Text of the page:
I was told going into the Cytoxan priming (chemotherapy) that every MS symptom I ever had would flare like your worst relapse — this from other HSCT patients, not necessarily my medical team. I understood the words but I didn’t know how it would manifest in my body. I think this gif is apropos of exactly what happened.
A quick decline
I went to Taussig for my daily check in and care and went home afterwards as usual. By bedtime, I knew I couldn’t (or shouldn’t) try and walk up the stairs because I was very unsteady. With the assistance of my husband, I was set and situated for bed on our living room couch on the first floor. I woke around 10:30pm and needed his assistance to get to the bathroom. I had him push me in my fabulous Rollz Motion rollator to conserve energy.
I took a few steps towards my bathroom, which resembles Harry Potter’s cupboard under the stairs in our 1930s home, and I collapsed like an accordion. Luckily I am quite adept at falling, no bracing on wrists for me. I fell backwards on my booty, unharmed but I was 100% stuck. Neither of my legs was working or moving at all. I could still feel sensation, however every nerve stopped receiving or firing signals.
My husband paged the medical oncologist on call. I couldn’t help with any of my bodyweight to get up off the bathroom floor. We decided to dial 911 and head to the emergency department (ED) for possible (probable) inpatient admission. Very important to note that I pay extremely high property tax and I am totally fine with that when EMS is called and they arrive in two minutes with a remarkably attractive crew.
18 hours in the ED
The attractive and burly EMS crew carried me off the floor, outside onto the gurney and off with sirens blaring, we went. A short drive and admission to the ED later, I spent 18 hours on an awful ED bed waiting for an inpatient spot on the Bone Marrow Transplant (BMT) floor at Cleveland Clinic. My heart goes out to our healthcare professionals. There is a global shortage of nurses and the real-life impacts are felt in every corner of every hospital and for every patient trying to access care.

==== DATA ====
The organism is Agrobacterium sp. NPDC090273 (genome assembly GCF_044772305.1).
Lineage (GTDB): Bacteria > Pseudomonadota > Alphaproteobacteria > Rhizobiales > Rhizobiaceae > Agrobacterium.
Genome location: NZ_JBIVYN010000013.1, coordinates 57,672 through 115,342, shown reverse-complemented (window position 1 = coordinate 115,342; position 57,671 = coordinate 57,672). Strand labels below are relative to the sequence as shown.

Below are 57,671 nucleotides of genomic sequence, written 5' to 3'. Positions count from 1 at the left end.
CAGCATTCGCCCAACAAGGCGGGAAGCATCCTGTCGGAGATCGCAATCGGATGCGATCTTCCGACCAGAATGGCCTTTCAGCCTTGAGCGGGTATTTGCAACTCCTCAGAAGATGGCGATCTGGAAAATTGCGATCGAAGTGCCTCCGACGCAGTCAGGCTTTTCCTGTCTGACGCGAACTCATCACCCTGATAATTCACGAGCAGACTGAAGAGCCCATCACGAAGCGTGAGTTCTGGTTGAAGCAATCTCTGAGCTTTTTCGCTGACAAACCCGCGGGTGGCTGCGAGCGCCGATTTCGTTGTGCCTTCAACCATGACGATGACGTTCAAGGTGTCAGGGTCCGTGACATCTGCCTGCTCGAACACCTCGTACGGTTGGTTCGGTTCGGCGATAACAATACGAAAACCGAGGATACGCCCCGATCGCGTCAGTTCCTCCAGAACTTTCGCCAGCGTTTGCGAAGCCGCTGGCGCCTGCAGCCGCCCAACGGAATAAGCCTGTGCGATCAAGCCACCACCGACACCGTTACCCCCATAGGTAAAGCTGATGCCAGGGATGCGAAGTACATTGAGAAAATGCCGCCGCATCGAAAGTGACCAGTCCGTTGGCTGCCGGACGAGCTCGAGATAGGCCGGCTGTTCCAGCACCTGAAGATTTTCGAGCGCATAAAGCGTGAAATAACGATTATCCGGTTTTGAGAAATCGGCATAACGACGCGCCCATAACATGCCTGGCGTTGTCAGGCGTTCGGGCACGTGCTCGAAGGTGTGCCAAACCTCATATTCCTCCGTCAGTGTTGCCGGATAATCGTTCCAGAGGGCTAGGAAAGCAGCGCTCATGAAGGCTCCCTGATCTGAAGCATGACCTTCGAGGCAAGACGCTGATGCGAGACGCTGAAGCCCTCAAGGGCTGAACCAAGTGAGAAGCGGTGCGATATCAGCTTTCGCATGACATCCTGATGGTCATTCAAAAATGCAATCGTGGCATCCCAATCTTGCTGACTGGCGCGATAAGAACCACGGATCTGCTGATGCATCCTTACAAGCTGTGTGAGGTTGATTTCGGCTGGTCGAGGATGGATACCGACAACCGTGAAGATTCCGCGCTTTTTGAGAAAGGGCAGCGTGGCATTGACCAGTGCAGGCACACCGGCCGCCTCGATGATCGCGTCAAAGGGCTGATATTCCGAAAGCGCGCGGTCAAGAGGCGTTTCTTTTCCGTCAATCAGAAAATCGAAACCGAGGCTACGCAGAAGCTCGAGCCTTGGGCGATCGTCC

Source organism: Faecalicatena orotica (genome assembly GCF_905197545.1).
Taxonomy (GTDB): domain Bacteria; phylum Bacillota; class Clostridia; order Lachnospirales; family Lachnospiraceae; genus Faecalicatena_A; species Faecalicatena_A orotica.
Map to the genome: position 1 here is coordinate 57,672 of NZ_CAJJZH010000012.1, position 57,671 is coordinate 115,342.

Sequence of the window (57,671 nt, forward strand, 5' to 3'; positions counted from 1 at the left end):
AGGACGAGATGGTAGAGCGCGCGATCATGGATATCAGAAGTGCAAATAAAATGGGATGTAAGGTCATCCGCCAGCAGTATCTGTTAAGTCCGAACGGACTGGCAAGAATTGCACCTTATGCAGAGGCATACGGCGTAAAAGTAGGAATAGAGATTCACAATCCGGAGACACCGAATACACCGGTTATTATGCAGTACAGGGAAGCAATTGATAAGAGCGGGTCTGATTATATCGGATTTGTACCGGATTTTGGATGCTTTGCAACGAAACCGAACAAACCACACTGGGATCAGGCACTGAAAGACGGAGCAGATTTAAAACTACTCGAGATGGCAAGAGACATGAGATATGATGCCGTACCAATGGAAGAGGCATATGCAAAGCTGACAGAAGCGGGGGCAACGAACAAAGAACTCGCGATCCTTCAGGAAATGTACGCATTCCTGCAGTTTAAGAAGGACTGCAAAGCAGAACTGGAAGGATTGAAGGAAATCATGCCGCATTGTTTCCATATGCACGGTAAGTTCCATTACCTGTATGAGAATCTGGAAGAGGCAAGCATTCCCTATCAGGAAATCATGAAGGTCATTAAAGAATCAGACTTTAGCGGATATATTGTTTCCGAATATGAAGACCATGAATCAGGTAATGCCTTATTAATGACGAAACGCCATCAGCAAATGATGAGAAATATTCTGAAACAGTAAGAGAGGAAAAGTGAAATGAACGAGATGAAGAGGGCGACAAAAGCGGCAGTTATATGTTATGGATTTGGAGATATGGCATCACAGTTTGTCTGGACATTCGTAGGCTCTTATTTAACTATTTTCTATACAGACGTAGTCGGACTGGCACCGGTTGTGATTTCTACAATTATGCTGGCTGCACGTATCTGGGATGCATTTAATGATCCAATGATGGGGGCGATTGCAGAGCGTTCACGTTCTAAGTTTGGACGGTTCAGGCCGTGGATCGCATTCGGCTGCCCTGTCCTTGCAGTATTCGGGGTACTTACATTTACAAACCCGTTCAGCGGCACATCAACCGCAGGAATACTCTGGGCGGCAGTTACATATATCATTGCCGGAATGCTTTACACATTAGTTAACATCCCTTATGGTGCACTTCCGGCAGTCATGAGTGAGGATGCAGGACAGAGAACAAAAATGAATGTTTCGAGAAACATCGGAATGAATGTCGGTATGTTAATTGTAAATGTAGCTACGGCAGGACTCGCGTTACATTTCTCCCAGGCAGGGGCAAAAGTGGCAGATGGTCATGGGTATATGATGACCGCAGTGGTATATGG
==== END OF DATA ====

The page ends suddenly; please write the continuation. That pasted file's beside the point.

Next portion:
In those 18 hours I saw wonderful nurses, the ED doctor, a neurological resident, the head of the MS team at Cleveland Clinic, spoke on the phone with my transplant nurse, saw a BMT Nurse Practitioner, spoke to my MS doctor, received a CT scan of my head and tried and failed to sleep.
Inpatient BMT admission
I was moved to the BMT floor and had the best care. My neurologist came to visit me and chat about what happened as well as the on call BMT doctor and resident. Despite how scary this reads, I wasn’t scared. I didn’t think that what was happening was permanent. My blood cells bottomed out by design, they call this nadir. What happened was expected but not anticipated and it’s hard for me to write or explain that distinction. I needed rest, medications and a safe place (without falls) to hopefully recover my blood counts and regain mobility.
I spent the next two days with nurses who helped me to and from the bathroom, helped position my legs because I couldn’t move them and took wonderful care of me. Slowly, little by little, I regained movement and sensation and the tingling and numbness abated.
Fear and hope
Not being able to move either of my legs was a new low. But through this episode, I was comforted knowing my body would build back up. So I had restless sleep, a mountain of pills and a lot of time to think about this process. I’m walking through hell. I’m here for this fight. I know, and for the first time in my life accept, that I have zero control over my body. I also know my body will keep going. Our bodies are amazing. Science is amazing. I’m giving over to the wonder and awe of both.
Amidst this immobility, my bone marrow is tirelessly working, creating millions of stem cells in preparation for harvest. I have a compassionate and capable team rooting for me. This team is measuring everything to document and discover a new path forward for other MS patients. I have a village rallying around me – this includes breakfast deliveries, sitting by my side in the ED, being part of my home care consults and offering to mow our lawn.
There is a huge difference between planning and preparation and being in the thick of it. I’m in it. I’m living it. It’s my reality.
I’m home now, recovering with my generous and wonderful parents who, lucky for me, have a ranch style house.
I’m fortunate but there’s nothing easy about this.